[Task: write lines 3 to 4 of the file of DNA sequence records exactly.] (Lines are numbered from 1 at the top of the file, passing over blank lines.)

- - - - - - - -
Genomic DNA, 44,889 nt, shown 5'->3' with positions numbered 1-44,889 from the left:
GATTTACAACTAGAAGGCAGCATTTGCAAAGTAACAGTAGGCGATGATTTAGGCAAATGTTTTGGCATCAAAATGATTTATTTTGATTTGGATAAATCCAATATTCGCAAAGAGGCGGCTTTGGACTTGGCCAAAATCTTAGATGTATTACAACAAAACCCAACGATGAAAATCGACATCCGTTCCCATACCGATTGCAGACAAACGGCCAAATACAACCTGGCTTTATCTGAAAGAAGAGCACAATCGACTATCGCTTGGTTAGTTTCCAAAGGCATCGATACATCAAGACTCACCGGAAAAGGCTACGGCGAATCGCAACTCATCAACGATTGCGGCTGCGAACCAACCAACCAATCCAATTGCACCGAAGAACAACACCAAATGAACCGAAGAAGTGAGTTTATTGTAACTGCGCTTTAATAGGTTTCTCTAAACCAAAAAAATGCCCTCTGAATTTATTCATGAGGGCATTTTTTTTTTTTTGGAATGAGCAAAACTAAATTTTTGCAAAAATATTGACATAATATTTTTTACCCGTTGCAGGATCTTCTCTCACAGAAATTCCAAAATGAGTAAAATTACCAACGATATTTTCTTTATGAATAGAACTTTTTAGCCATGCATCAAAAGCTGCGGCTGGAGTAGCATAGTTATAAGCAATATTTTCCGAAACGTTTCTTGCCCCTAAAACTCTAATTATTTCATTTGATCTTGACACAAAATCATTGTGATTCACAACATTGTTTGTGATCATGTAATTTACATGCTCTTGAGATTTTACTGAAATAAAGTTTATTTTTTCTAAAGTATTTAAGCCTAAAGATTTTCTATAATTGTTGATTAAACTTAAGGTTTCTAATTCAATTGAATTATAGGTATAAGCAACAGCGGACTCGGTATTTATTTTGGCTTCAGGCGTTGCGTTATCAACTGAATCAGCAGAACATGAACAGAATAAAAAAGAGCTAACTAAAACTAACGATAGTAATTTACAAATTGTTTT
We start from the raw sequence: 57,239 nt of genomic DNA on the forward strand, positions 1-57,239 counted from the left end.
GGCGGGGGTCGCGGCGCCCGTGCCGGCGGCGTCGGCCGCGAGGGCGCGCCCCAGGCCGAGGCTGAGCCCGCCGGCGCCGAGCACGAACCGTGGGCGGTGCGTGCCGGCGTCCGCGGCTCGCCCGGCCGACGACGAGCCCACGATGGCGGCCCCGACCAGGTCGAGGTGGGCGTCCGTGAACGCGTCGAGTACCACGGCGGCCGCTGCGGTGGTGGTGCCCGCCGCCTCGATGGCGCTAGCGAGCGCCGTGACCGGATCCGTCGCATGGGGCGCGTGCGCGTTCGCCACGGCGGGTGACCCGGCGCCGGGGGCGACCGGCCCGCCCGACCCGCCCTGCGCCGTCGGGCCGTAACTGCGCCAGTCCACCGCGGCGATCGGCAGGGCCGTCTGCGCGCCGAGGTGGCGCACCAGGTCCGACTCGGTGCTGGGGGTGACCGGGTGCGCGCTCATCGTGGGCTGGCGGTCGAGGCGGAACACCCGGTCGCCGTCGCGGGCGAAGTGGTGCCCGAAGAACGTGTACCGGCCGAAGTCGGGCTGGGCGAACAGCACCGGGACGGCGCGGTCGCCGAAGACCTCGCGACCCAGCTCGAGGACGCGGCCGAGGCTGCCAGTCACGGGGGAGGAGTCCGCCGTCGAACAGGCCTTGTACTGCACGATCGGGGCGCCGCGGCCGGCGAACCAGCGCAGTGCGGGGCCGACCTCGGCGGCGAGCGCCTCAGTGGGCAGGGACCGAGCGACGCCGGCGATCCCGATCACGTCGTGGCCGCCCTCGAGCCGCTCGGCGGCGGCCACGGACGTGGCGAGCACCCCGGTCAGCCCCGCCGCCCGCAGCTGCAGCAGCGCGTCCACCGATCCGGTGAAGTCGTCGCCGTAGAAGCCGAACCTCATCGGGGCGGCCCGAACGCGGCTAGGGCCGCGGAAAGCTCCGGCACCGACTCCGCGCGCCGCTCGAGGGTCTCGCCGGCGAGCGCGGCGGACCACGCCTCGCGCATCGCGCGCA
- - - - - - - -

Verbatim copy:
We start from the raw sequence: 57,239 nt of genomic DNA on the forward strand, positions 1-57,239 counted from the left end.
GGCGGGGGTCGCGGCGCCCGTGCCGGCGGCGTCGGCCGCGAGGGCGCGCCCCAGGCCGAGGCTGAGCCCGCCGGCGCCGAGCACGAACCGTGGGCGGTGCGTGCCGGCGTCCGCGGCTCGCCCGGCCGACGACGAGCCCACGATGGCGGCCCCGACCAGGTCGAGGTGGGCGTCCGTGAACGCGTCGAGTACCACGGCGGCCGCTGCGGTGGTGGTGCCCGCCGCCTCGATGGCGCTAGCGAGCGCCGTGACCGGATCCGTCGCATGGGGCGCGTGCGCGTTCGCCACGGCGGGTGACCCGGCGCCGGGGGCGACCGGCCCGCCCGACCCGCCCTGCGCCGTCGGGCCGTAACTGCGCCAGTCCACCGCGGCGATCGGCAGGGCCGTCTGCGCGCCGAGGTGGCGCACCAGGTCCGACTCGGTGCTGGGGGTGACCGGGTGCGCGCTCATCGTGGGCTGGCGGTCGAGGCGGAACACCCGGTCGCCGTCGCGGGCGAAGTGGTGCCCGAAGAACGTGTACCGGCCGAAGTCGGGCTGGGCGAACAGCACCGGGACGGCGCGGTCGCCGAAGACCTCGCGACCCAGCTCGAGGACGCGGCCGAGGCTGCCAGTCACGGGGGAGGAGTCCGCCGTCGAACAGGCCTTGTACTGCACGATCGGGGCGCCGCGGCCGGCGAACCAGCGCAGTGCGGGGCCGACCTCGGCGGCGAGCGCCTCAGTGGGCAGGGACCGAGCGACGCCGGCGATCCCGATCACGTCGTGGCCGCCCTCGAGCCGCTCGGCGGCGGCCACGGACGTGGCGAGCACCCCGGTCAGCCCCGCCGCCCGCAGCTGCAGCAGCGCGTCCACCGATCCGGTGAAGTCGTCGCCGTAGAAGCCGAACCTCATCGGGGCGGCCCGAACGCGGCTAGGGCCGCGGAAAGCTCCGGCACCGACTCCGCGCGCCGCTCGAGGGTCTCGCCGGCGAGCGCGGCGGACCACGCCTCGCGCATCGCGCGCA